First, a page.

It’s not as bad as the case of the old “Doctor Who” episodes that were intentionally destroyed after their broadcast, but in this age where it’s easy for a streaming service to make something available to its subscribers, there are still a lot of TV shows you simply can’t see.
After his memorable introduction in “Daredevil” Season 2 (2016) – which could’ve been called “Daredevil and Punisher” – Frank Castle/Punisher (Jon Bernthal) gets the spotlight in his own 13-episode season. The revelation of who killed Frank’s wife and two children at the merry-go-round leads to a conspiracy that goes to the highest levels of the U.S. government and military. One approach for showrunner Steve Lightfoot’s “Punisher” Season 1 (2017) might’ve been 13 mini-“John Wick” movies. That would’ve been viscerally satisfying, but I appreciate the meaty roster of characters. The season is not faced-paced, but nor is it boring.
Netflix’s “Chilling Adventures of Sabrina” is easiest to describe to a newcomer if they are familiar with “Riverdale.” It’s like “Riverdale” but with witchcraft and likeable characters. Those two elements are what make “Sabrina” the more interesting show, but it shares “Riverdale’s” foundation of moody cinematography and an ephemeral sense of time and place. As a horror-tinged show (though not a scary one), those elements work perfectly on “Sabrina.”
Netflix’s “Big Mouth” – which recently released its second season — marks the latest sea change in Things You Can Do on Television, as it chronicles 12- and 13-year-olds entering puberty. But unlike “The Simpsons” in the 1990s and “Family Guy” in the 2000s, there has been little hand-wringing from parents’ TV groups about “Big Mouth,” which opens with episodes where Andrew (John Mulaney) ejaculates in his drawers at a school dance and Jessi (Jessi Klein) has her first period on a field trip while wearing white shorts. Fortunately for its creators, “Big Mouth” also exists in the most prolific age of TV history: There’s so much out there that watchdog groups can’t keep up.
Some people won’t watch horror movies or TV series because they don’t want to be scared. As I was drying my eyes after watching the beautiful ending of Netflix’s “The Haunting of Hill House,” I thought “Those people are missing out.” The horror genre has always been a way to work through real-life fears in the safety of a fictional journey, but showrunner Mike Flanagan’s 10-episode series does it better than almost anything before it.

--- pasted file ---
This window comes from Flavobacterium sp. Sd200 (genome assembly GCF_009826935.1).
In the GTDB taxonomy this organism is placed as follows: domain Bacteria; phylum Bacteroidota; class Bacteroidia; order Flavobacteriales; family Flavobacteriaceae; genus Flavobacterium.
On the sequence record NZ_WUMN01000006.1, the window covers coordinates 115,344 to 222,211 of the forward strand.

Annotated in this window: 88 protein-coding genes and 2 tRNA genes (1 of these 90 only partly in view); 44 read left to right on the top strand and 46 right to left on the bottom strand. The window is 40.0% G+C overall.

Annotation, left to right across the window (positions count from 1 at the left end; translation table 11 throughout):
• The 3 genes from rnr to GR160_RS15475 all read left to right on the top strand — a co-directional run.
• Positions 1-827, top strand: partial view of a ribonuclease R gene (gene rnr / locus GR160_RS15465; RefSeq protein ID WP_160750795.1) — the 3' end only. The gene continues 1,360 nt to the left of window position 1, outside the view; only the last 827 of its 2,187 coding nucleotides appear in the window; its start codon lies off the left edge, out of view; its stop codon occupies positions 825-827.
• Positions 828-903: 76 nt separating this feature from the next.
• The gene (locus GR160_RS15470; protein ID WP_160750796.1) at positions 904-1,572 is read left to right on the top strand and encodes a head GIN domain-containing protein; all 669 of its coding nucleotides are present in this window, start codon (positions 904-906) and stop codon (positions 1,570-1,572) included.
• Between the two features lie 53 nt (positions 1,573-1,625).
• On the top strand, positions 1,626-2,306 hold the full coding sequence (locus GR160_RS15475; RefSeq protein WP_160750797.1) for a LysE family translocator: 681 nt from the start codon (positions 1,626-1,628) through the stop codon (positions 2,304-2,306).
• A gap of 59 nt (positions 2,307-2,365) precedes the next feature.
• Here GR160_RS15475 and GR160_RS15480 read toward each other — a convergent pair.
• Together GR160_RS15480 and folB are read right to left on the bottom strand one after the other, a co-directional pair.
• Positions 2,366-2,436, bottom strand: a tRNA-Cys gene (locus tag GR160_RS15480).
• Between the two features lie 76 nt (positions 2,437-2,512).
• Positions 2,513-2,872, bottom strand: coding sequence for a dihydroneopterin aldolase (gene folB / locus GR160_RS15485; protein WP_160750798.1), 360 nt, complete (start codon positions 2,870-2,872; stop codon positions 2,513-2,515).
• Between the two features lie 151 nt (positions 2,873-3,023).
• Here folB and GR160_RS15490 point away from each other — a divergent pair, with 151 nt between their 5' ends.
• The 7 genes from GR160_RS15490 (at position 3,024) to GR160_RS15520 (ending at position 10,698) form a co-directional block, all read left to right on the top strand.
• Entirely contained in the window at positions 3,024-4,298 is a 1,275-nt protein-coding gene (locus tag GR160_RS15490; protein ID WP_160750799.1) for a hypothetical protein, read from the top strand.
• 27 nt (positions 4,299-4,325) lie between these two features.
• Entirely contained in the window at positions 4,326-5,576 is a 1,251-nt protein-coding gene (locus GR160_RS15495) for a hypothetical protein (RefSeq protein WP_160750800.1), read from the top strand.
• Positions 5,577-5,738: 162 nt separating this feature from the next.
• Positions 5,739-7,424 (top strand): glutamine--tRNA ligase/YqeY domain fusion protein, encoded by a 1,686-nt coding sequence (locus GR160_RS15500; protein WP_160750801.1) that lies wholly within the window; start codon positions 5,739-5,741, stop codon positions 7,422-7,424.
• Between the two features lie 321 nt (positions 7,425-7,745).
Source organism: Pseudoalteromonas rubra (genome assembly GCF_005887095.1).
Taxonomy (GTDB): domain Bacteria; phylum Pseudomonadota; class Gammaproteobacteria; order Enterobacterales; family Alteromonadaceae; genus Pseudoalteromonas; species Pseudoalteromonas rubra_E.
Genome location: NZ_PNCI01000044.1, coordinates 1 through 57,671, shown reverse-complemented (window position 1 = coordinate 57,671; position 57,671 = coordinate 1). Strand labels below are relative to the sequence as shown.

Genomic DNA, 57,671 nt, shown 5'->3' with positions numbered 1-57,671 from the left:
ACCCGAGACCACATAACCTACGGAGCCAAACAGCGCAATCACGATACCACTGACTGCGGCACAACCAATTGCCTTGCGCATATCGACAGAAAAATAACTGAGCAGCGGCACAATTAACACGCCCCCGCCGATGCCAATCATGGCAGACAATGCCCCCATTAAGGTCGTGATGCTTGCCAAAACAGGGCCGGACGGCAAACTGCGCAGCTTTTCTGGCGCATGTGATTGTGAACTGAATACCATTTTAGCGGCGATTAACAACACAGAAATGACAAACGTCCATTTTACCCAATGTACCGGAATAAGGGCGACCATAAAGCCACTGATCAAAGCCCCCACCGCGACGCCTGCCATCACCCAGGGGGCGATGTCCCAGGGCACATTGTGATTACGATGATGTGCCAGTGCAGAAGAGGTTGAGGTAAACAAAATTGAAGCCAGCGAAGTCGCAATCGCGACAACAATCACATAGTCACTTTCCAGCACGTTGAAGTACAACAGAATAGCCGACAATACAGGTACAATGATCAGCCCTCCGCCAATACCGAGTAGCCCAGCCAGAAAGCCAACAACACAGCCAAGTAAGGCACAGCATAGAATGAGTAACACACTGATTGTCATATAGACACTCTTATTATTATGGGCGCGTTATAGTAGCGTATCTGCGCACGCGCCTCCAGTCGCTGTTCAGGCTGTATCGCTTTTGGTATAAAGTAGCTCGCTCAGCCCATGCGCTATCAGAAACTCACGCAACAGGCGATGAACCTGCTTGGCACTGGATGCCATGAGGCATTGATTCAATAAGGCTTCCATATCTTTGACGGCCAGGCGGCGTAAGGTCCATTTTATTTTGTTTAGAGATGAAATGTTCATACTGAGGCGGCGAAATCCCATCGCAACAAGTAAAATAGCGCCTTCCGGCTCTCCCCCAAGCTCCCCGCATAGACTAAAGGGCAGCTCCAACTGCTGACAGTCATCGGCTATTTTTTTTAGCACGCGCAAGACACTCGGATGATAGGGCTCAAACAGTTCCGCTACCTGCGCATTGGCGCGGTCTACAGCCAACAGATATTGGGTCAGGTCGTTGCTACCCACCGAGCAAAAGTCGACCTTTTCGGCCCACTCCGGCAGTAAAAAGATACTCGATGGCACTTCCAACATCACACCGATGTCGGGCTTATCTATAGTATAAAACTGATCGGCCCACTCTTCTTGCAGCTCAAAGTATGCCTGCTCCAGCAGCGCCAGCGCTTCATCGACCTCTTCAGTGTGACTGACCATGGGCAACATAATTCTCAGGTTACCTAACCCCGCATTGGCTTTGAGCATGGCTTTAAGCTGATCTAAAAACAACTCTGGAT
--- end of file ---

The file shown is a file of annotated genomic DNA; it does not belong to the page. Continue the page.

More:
“Crazy Ex-Girlfriend” (9 p.m. Eastern Fridays, The CW) spends a lot of its Season 4 premiere reminding us where the story is at – and it’s at a very weird place. Rebecca (Rachel Bloom) is in jail, which is where she wants to be as penance for being a horrible person, not necessarily for attempting to murder crazy ex-boyfriend Trent (Paul Welsh) – an act for which she has a strong defense-of-others claim.
In “All American” (9 p.m. Eastern Wednesdays on The CW), Spencer James (Daniel Ezra) gets a chance to move from gang territory to a safe neighborhood to play football, coached by a former NFL player, Billy Baker (Taye Diggs). After taking three buses to Beverly Hills, he hits it off with the coach’s daughter, the star receiver’s girlfriend, and even the coach’s son after some initial tension. Cue the theme music.
In its final 10 episodes, “Valerian and Laureline: Time Jam” wraps up by riffing heavily on the “Star Wars” prequels, but it stands as its own thing thanks to its trademark bevy of wild ideas – many involving time travel, as the series fully embraces its title. And as had been telegraphed in the sitcom-esque bickering flirtation (or flirtatious bickering?) heading into the closing credits of many episodes, the saga’s final statement is about Valerian’s and Laureline’s relationship … although it’s not exactly what I hoped for.
A year ago, I didn’t give a glowing review to ABC’s “Kevin (Probably) Saves the World,” but I did like it enough to keep watching. Even though I almost canceled it from my DVR a few times, I watched the whole season (which turned out to be the whole series). It wasn’t good, per se, but there was a warmth to the interactions between Kevin, Amy, Reese, Tyler, Kristin and Nate in that small Texas town that I now find myself missing.
“A Million Little Things” (10 p.m. Eastern Wednesdays on ABC) is the least bad network newcomer I’ve reviewed so far. If the search for answers to why a guy (Ron Livingston’s real-estate mogul Jon) jumped off a high balcony to his death grabs you – hey, this premise made “13 Reasons Why” a hit – then it might be worth pursuing. This show handles suicide and depression with a defter touch than you might fear, but also focuses on a narrow swath of the population: well-off folks in Boston.